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Portable air purifier reduces BP, pollution risks : JAMA

Portable air purifier reduces BP, pollution risks : JAMA

According to researchers, a Portable air purifier reduces BP and helps protect the heart from air pollution risks.

The air pollution is detrimental to the health of lung but it is equally bad for cardiovascular health. Microscopic particles known as fine particulate matter floating in the air which we breathe usually come from sources such as fossil fuel combustion, fires, cigarettes, construction sites and vehicles.

A World Health Organization report released on May 2 found that Delhi has the worst air quality in the world. India’s capital was found to have a heavy presence of PM10 particular matter – 292 micrograms per cubic meter. The annual safe limit set by the WHO is 60. While 13 Indian cities are among the 20 most-polluted worldwide, the following infographic provides an overview of how Delhi compares to other major global cities.

Now, researchers have found that an inexpensive portable air purifier used inside a home is powerful enough to round up a good portion of those minuscule particles and get them out of the indoor air — a simple move that may protect the heart.

Dr Masako Morishita and colleagues from the University of Michigan and Michigan State University conducted the research and found that only three days of using a low-cost air purifier at home significantly lowered urban seniors’ fine particulate matter exposure. It also significantly lowered their blood pressure, which is the leading cause of morbidity and mortality worldwide. The  study has been published in JAMA Internal Medicine,

“The results show that a simple practical intervention using inexpensive indoor air filtration units can help protect at-risk individuals from the adverse health effects of fine particulate matter air pollution,” says Brook, the study’s senior author. Usually, people spend nearly 90 per cent of its time indoors, therefore researchers focused on exposure to pollutants while people are inside their own homes.

Forty seniors participated in this randomized, double-blind study between fall 2014 and fall 2016. Ninety-five per cent of the participants were black; all were nonsmokers. Each person experienced three different three-day scenarios: a sham air filter (an air filtration system without a filter), a low-efficiency air purifier system and a high-efficiency air purifier system.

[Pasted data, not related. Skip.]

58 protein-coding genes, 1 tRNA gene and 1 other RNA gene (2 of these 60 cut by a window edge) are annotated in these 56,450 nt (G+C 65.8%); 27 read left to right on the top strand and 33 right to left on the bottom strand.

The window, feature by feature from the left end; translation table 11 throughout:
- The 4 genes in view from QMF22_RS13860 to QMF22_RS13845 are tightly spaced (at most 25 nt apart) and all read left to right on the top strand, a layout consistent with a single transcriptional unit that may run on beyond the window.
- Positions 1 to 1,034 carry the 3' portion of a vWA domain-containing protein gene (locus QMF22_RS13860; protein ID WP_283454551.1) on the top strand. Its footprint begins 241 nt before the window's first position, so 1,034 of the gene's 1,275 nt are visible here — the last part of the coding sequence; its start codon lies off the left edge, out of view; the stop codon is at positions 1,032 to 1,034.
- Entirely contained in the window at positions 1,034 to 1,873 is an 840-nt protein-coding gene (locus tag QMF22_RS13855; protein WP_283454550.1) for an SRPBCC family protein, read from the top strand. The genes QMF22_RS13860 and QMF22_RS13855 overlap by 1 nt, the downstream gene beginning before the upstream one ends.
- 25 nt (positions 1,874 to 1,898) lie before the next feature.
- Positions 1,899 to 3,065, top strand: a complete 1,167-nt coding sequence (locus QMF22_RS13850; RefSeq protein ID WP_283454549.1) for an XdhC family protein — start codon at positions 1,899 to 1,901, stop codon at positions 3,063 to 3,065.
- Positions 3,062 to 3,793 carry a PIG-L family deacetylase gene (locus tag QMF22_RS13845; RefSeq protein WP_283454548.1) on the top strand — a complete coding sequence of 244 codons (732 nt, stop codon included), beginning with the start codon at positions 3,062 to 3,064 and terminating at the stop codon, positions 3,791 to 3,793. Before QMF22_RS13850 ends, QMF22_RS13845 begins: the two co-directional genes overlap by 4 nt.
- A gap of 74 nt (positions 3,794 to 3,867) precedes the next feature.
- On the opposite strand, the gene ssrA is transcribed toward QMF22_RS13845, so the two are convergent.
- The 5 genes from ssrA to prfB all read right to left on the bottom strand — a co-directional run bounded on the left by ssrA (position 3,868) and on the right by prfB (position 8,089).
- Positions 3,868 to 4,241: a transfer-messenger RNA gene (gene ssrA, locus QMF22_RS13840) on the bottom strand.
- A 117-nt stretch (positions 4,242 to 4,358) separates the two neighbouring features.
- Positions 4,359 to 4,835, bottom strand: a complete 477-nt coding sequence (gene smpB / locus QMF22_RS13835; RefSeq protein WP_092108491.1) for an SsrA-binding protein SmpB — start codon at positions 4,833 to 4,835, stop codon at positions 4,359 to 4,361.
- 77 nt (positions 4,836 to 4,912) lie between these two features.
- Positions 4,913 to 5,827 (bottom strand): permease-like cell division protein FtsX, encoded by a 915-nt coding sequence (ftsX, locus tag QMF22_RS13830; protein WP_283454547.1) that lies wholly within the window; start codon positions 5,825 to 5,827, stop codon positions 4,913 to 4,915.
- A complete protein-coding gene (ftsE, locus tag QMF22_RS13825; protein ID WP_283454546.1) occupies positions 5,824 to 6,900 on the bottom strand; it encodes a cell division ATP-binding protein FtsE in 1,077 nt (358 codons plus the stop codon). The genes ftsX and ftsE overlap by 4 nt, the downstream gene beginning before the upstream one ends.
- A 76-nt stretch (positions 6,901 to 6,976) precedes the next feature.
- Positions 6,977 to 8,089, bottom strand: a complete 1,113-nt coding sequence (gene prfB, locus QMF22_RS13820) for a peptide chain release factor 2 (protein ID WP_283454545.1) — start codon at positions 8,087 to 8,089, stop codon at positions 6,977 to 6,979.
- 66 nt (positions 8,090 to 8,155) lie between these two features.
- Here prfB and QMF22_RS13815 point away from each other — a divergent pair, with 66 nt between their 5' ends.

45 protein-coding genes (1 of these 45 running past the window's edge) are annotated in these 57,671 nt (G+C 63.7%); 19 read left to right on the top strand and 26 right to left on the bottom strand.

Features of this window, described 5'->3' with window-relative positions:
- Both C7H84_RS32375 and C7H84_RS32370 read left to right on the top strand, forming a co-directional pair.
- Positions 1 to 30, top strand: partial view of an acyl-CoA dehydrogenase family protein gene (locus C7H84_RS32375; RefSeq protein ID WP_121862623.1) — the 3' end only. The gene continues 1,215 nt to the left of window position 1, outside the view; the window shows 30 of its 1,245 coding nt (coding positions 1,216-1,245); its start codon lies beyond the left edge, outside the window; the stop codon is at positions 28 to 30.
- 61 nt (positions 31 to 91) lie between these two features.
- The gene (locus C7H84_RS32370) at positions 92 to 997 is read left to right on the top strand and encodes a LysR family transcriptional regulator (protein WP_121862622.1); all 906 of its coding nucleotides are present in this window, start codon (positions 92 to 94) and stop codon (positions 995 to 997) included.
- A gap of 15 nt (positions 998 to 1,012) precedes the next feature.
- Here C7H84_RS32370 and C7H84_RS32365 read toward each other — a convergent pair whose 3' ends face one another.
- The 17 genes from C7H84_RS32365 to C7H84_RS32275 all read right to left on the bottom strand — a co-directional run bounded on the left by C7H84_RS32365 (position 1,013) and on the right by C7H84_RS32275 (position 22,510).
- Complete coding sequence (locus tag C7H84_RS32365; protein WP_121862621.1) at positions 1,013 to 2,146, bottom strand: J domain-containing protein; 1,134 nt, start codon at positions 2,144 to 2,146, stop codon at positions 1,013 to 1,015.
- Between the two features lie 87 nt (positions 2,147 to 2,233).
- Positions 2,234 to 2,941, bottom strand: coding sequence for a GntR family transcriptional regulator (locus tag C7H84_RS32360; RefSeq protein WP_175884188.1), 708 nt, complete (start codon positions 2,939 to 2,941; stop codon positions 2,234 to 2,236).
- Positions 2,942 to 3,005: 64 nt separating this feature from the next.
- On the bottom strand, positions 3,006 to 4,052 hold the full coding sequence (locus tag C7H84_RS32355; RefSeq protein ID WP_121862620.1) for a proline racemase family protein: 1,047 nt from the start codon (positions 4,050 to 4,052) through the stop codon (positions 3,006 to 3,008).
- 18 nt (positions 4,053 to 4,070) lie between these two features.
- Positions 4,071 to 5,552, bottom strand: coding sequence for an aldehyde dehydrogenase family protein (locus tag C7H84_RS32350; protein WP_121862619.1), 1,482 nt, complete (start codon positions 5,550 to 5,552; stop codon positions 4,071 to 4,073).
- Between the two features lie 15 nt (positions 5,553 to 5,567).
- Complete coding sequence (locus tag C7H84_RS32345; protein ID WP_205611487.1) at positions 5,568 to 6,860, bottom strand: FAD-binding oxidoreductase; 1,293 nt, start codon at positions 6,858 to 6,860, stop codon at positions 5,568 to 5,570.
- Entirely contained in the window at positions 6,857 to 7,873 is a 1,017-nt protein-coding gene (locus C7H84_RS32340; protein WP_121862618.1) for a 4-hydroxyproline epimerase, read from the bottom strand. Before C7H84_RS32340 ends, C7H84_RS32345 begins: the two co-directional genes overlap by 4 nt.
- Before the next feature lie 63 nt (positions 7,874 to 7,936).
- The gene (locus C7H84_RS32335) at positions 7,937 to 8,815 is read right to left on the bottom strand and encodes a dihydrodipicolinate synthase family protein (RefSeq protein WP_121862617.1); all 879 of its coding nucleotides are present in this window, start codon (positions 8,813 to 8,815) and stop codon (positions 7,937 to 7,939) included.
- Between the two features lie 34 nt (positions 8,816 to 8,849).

Participants went about their normal business during the study period and were allowed to open windows and go outside as often as they wished. Blood pressure was measured each day, and participants wore personal air monitors to determine their personal air pollution exposure.

The researchers focused on reduced air pollutant exposure and lowered BP over a three-day period as an indication of the portable air filters’ potential to be cardioprotective.

They found that fine particulate matter exposure was reduced by 40 per cent, and systolic blood pressure was reduced by an average of 3.4 mm Hg (normal systolic blood pressure is considered less than 120 mm Hg; stage 1 hypertension begins at 130 and stage 2 at 140).

“The benefits were even more marked in obese individuals who had 6 to 10 mm Hg reduction in systolic blood pressure,” says Brook, also a professor of internal medicine at the U-M Medical School.

And even a small investment could reap big benefits: High-efficiency air purifiers reduced pollutant exposure to a greater degree, but they didn’t lower people’s blood pressure more significantly than low-efficiency air purifiers, which are widely available for less than $70 apiece.

“During the time of the study in Detroit, outdoor fine particulate matter levels averaged 9 micrograms per cubic meter, which is within the National Ambient Air Quality Standards,” Brook adds. “This strongly supports that even further improvements in air quality can be yet more protective to public health.”

Researchers, Brook says, wanted to explore preventive strategies in everyday situations where aging adults are already dealing with other health conditions and may be on medications.

Nearly half of the participants in the small study met the criteria for obesity — and their mean blood pressure would be classified as hypertensive, according to the 2017 American Heart Association/American College of Cardiology guideline.

It’s also the first known pollution and heart health study to focus on a three-part combination of low-income seniors, an urban environment in the U.S. and personal exposures to fine particulate matter.

Despite the findings in the small study, more research is needed.

Currently available epidemiologic calculations predict an approximate 16 per cent decrease in cardiovascular events if a 3.2 mm Hg reduction in systolic blood pressure is maintained for a period of months to years, the study’s authors note.

“In the meantime, clinicians and medical societies should play an active role in supporting clean air regulations in the effort to improve the health of their patients and families,” Brook says.

For further reference log on to : doi:10.1001/jamainternmed.2018.3308

Source: With inputs from JAMA Internal Medicine

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